Related Posts with Thumbnails


Subscribe to posts



 Subscribe to email posts

 Helle's Bells, my Etsy Shop:

November's Top 5 Posts

Lunch Lady Peanut Butter CookiesSimple Tomato Soup (Campbell's Copycat)Mom's Slow Cooked Boston Baked BeansMake Your Own Christmas Ornament WreathPumpkin Pie Latte




Unless otherwise noted, all content and photos are property of Elle @ Elle's New England Kitchen. Copyright 2008-14. All rights reserved. If you'd like to reprint an article or use a photo, please contact me for permission at ellenekitchen at gmail dot com. All photos, unless specified, have been taken by me, and if used without permission, an invoice will be forwarded to the proper business/individual. Thank you.



Proud member of FoodBlogs

Powered by Squarespace

Entries in tomatoes (13)


Flavorful Potato Veggie Frittata

Flavorful Potato Veggie Frittata

I’m in love with this frittata! I’ve made them once or twice before, but they never really thrilled me. This one does. Last week, Billy wanted “some kind of eggs” with mushrooms and tomatoes. Um, okay… That could end up being very boring. But not this way! Trying to avoid another boring frittata, I’ve added diced potatoes, mushrooms, tomatoes, green onions, and also some thyme, tarragon and garlic. It’s so full of flavor! Season at each cooking step and you can’t get anything but lots of flavor.

Flavorful Potato Veggie Frittata

I’m working against the clock here, but if I finish this post today, this will be a great recipe for Meatless Monday.

This frittata is made in a 9 x 13 inch pan. You know what that means. Leftovers! I can vouch for this being just as delicious the next day. It could also mean that this recipe is good for when you need to feed more than a few people. I cut ours into eight squares. You could certainly cut them smaller if you were putting them out for a brunch buffet or even a holiday breakfast.

Now let’s get to the recipe. I’ve said this before, but it’s worth repeating. This “recipe” is a guideline. I love it as is, but if you absolutely hate one of the ingredients, go ahead and substitute something else. No big deal! If you’re adding in a watery vegetable, it’s a good idea to sauté it first and get the extra liquid out so you don’t have a watery frittata. Do you want to add some sausage, ham or bacon? Be my guest! In fact, those would be wonderful additions. Want to switch cheeses? Do it! No matter how you make it, it’s a hearty meal.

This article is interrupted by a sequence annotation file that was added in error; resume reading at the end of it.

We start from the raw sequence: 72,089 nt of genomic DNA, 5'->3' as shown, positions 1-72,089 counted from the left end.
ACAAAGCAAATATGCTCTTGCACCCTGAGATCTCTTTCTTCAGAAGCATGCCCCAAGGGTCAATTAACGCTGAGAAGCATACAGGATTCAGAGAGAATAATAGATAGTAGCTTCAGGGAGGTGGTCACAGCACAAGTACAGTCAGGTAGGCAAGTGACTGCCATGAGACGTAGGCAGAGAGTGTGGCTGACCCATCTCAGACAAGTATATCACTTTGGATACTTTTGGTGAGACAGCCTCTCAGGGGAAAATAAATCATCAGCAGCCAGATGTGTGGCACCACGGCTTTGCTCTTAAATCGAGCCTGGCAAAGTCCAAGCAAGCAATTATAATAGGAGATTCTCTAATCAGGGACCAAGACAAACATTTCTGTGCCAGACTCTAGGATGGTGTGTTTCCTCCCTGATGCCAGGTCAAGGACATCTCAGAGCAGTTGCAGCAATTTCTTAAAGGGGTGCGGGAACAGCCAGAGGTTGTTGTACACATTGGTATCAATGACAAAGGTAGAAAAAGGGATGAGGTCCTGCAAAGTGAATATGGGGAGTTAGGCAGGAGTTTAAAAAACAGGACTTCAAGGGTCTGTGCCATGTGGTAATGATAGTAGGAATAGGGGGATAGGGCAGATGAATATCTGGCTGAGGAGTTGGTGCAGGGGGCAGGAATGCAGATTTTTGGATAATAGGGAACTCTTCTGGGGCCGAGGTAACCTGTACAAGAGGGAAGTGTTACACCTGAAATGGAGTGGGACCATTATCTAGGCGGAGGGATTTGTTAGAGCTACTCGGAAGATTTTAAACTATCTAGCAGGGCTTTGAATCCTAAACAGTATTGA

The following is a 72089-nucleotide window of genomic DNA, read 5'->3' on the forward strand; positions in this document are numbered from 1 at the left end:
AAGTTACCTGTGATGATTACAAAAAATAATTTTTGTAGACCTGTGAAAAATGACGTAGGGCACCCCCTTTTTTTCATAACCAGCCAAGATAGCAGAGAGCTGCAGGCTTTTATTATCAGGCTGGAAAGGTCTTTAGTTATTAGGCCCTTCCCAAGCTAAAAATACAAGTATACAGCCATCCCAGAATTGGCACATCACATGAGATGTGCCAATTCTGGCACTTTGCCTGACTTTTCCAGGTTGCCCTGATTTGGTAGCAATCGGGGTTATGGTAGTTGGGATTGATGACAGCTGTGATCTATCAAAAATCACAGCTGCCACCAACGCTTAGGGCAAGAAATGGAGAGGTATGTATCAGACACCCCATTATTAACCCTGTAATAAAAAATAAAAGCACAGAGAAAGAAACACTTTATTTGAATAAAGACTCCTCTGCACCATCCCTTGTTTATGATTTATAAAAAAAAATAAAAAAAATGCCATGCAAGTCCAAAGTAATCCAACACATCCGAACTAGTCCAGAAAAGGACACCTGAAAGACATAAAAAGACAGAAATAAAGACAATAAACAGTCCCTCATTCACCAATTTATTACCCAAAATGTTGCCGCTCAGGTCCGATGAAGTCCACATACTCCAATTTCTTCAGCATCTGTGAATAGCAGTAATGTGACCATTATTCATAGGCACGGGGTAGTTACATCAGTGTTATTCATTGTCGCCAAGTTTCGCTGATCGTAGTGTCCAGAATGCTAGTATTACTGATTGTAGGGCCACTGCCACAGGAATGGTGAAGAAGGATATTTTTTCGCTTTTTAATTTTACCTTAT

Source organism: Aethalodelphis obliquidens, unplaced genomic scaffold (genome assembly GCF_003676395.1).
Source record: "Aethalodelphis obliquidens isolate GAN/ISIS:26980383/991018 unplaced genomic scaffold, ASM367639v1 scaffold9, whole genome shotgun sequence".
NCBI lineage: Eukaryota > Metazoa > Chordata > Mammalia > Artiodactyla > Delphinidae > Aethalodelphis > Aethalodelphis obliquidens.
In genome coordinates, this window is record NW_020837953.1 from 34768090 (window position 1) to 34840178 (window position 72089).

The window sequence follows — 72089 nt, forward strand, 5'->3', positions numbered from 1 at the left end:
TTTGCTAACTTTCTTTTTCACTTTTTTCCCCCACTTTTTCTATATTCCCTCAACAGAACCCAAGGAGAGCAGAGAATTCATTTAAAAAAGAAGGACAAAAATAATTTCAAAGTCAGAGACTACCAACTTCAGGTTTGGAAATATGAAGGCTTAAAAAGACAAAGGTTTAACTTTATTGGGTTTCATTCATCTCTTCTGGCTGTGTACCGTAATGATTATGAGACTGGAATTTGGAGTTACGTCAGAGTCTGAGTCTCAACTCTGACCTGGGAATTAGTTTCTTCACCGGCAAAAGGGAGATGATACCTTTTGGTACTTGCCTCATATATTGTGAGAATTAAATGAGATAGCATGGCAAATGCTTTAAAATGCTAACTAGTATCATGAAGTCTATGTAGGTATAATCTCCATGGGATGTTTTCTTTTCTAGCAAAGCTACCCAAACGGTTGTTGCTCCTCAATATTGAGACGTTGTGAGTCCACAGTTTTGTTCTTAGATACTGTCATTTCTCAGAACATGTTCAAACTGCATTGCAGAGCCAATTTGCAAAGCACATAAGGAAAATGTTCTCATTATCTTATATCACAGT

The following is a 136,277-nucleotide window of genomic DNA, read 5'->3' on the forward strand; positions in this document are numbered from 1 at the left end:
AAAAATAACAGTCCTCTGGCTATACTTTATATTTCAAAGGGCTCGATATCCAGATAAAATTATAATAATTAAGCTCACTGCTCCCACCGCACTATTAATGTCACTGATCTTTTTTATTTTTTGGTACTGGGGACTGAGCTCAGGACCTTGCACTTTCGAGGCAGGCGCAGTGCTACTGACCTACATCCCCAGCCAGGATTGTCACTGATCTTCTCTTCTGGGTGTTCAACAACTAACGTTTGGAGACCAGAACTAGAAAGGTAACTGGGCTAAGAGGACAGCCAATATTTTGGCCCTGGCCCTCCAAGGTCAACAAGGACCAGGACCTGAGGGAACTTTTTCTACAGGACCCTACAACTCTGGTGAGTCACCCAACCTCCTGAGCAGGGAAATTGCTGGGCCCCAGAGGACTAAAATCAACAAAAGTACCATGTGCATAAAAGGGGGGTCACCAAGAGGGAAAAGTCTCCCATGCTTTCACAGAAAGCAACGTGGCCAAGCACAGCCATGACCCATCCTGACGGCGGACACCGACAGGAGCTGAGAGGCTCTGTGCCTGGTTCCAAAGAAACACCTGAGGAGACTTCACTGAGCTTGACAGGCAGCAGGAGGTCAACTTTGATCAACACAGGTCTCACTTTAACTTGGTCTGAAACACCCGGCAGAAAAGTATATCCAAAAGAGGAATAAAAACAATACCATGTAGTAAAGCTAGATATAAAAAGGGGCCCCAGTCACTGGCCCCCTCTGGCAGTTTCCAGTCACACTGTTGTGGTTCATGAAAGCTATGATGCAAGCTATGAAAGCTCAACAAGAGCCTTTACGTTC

Flavorful Potato Veggie Frittata

Flavorful Potato Veggie Frittata
Makes a 9 x 13 pan

12-15 small potatoes, diced in about 1/2 inch chunks
Olive oil, for sautéing vegetables
Kosher salt and pepper, to taste
1 pound sliced baby Portabella mushrooms (or your favorite)
5-6 green onions, sliced (both white and green parts)
6 -7 ounces grape tomatoes, sliced in half
1 large garlic clove, minced
Pinch of dried thyme
Pinch of dried tarragon
1 dozen large eggs
1/4 cup grated parmesan cheese
1/4 cup half and half
Crumbled feta cheese, enough to sprinkle over the entire frittata (I used the better part of a 12 oz container. Because I love cheeeese.)

Heat oven to 375 degrees. Line a 9 x 13 pan with foil, lightly grease, and set aside.

Heat a few teaspoons of oil in a skillet that has a lid on medium high heat. When the oil is hot, add the potatoes and sprinkle in some salt and pepper to season them. Let them sit without stirring for a few minutes to let them get brown on the bottoms. Sauté for about 5 minutes total, reduce heat and cover for about 3 minutes, then stir and give them about 3 more minutes, uncovered. Stir occasionally.

When the potatoes are done, pour them in the prepared 9 x 13 pan, spreading them all over.

In the same skillet, add a little more oil and then add the mushrooms, green onions, tomatoes, garlic, a couple pinches salt and pepper, the thyme and the tarragon. Cook until the vegetables are cooked down, about 8-10 minutes or so. When they're done, pour them over the potatoes in the pan. Again, try to get some everywhere in the pan so you get some in every bite.

In a medium bowl, whisk the eggs, parmesan cheese, half and half, and a couple pinches of salt and pepper. Whisk it all up well! Pour over the vegetables and potatoes in the pan. Top with feta cheese.

Bake for 40-45 minutes. It's done when you stick a knife in the center and it comes out clean. Mine was done at 40 minutes, so start checking then.

Flavorful Potato Veggie Frittata


Insalata Caprese with Fried Buitoni Ravioli

Insalata Caprese with Fried Buitoni Ravioli

Billy and I absolutely love Insalata Caprese. We have it all summer long with tomatoes and basil plucked right out of the garden. It’s incredibly simple to make, and especially wonderful on a hot afternoon or evening when you don’t want to heat up the kitchen. The sweet tomatoes, warm from the sun, the fragrant basil, and tender, fresh mozzarella slices--drizzled with olive oil and balsamic vinegar is absolutely perfect. We also love some fresh cracked black pepper and a touch of kosher salt sprinkled over.

Insalata Caprese with Fried Buitoni Ravioli

Sometimes though, you’re left feeling hungry a while later. What if we turn that Insalata Caprese into a meal? Yes, let’s! Enter Buitoni Fresh Chicken Marsala Ravioli with all natural white meat chicken, roasted Portobello mushrooms and caramelized onions with Ricotta, Parmesan, and Asiago cheeses, accented with Marsala Wine. It’s one of their new fresh pasta products and it’s wonderful! I was given the opportunity to try some of their new ravioli--and how could I say no? We love Buitoni’s products!